Wednesday, July 4, 2007

new video -- on the president's decision to commute libby's sentence -- "from their own mouths. . ."

it took me a bit to distill
down the manifold possibilities for
a reaction video -- and, i've plainly
left a lot of good snark, and irony,
on the cutting-room floor, here,
but what remains is duly outrageous. . .
[because most of it is from bush's
own, and his father's own mouths. . .
bonus -- it is only 2:12 long.]

while the remarks of john dean -- the
lone lawyer in the nixon white house with
scruples -- are cogently dramatic, i think
the president's own father best puts this
in perspective. or perhaps, the president's
own broken promise, and hollow rhetoric, does.

one thing is certain -- as sen. patrick
leahy says, toward the end of the video -- "in
america, no man is above the law
. . ."

it may take a while, but both mr. bush,
and mr. cheney, will see that they are
not above the law. libby may think he
is tonight, but that may soon change, as
well. . . it seems, in his haste to bury this
over the long fourth of july weekend, mr.
bush did not consult any real lawyers about
the ramifications of his commuting a sentence
that mr. libby has yet to begin serving -- and
imposing supervised release, instead.

in order to be eligible for release, mr. libby
must, by statute, have at least begun to serve
his sentence. that he has not done. and the language
of 18 USC § 3583(a), as judge walton has duly
noted, is clear -- mr. libby must serve some
of his sentence, before being eligible for any
supervised release. the positions of the
parties are due in to judge walton on monday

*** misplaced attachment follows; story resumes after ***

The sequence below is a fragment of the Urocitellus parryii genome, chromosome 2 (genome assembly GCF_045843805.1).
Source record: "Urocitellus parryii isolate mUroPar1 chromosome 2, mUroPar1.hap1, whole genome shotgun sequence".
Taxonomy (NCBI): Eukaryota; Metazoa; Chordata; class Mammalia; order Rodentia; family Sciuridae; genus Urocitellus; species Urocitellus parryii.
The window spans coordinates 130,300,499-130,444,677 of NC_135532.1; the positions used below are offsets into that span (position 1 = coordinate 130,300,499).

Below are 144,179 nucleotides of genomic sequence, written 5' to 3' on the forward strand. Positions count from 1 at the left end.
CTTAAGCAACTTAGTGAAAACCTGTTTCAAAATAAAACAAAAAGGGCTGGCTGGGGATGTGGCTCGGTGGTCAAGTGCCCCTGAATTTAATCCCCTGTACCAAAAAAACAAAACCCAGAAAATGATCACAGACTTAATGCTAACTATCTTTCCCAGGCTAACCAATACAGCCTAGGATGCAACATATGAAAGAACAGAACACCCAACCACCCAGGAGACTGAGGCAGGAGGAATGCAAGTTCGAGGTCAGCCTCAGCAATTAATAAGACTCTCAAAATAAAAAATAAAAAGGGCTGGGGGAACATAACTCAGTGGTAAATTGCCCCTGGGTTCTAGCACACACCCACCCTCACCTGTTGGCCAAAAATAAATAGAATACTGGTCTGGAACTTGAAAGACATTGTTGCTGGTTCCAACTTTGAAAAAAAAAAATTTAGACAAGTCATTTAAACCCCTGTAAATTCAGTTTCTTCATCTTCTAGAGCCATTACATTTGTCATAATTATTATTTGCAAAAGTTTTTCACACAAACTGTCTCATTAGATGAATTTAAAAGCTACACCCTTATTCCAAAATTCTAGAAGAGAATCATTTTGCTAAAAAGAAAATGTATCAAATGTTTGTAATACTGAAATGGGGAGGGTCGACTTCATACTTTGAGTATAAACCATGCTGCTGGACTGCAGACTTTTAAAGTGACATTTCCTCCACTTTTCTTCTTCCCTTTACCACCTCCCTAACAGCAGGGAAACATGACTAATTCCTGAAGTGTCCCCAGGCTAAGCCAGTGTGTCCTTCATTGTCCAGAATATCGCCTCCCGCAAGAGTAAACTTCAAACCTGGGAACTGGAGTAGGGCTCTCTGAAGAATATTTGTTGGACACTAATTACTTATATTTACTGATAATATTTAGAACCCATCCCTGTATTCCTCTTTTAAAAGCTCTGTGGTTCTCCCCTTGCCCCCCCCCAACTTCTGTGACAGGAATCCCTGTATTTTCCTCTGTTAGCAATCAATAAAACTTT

july 9, 2007. that will be an interesting
morning, as judge walton has encouraged
counsel to seek the views of the white
house on this matter -- i mean the president
made this mess -- let him clean it all
up, seems a fair reading of judge walton's
footnote, of today. . .

so, i guess, like many criminals, this
gang doesn't seem to have any of the sharper
pencils in its pack. the guys seem incapable of
shooting anything straight (save, of course,
mr. cheney's lawyer -- in the face -- but
cheney had the advantage of a scatter-gun, that day). . .

or, as prosecutors often say of "organized"
crime -- it often isn't.all.that."organized". . .


Anonymous said...

Ah ha! you DID come up with a legal argument and angle of pursuit!
Nicely done.

Happy Fourth of July!
here's to true Patriots everywhere
these truly are the times that try men's souls...

condor said...

thanks so much uppity --

but to be honest, it was judge
walton's idea
-- i just re-
peated it, with some context. . .

i did note that CHS at firedoglake,
a fine lawyer, and former prosecutor,
used almost the same words as i did, offering "Shorter Judge Walton: clean up your own damned mess, George, because I’m not covering for you. . ." -- so that feels good.

all of that said, j. at talkleft
points out that scooter gets credit
for the day he was booked into the
prison system, so he techincally
has served one day. . .

she has to be right; she's an able
defense lawyer, and i bet that will
be lawrence robbins' position on
monday -- that scoots has served
a part of his sentence -- one day(!),
so he is eligible for 18 USC 3583(a)
early release. . .

now there are several making suggestions
that judge walton is allowed, by
statute to impose conditions, like
nights and weekends in jail -- but
i sense those are non-starters be-
cause they pretty plainly conflict
with the intent the president's plenary
commutation power evinced -- and he
said "no jail."

Appellate criminal law whiz Peter Goldberger has thouts on that over
at talkleft. . .

ahh, drats. thanks for noticing, though!

have a happy long weekend!